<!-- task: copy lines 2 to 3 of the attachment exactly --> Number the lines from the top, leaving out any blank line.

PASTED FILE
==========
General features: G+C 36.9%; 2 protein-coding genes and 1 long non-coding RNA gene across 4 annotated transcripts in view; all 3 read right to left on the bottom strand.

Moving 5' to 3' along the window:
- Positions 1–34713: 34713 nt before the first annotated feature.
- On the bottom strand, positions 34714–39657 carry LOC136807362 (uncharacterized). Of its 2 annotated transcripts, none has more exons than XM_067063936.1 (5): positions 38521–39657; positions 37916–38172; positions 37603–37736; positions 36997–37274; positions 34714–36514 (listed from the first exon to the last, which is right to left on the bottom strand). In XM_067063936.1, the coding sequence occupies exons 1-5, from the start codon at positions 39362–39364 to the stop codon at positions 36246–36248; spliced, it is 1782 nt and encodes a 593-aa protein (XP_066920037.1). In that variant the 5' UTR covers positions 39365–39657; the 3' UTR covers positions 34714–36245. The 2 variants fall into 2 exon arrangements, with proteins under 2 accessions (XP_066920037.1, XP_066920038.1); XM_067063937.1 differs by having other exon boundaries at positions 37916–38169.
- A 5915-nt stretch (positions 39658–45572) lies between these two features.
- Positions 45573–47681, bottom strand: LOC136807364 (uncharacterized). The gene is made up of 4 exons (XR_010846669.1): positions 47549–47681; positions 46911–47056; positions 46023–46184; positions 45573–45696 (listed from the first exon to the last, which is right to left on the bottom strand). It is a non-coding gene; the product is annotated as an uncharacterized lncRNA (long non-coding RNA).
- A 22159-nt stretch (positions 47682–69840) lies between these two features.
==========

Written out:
Moving 5' to 3' along the window:
- Positions 1–34713: 34713 nt before the first annotated feature.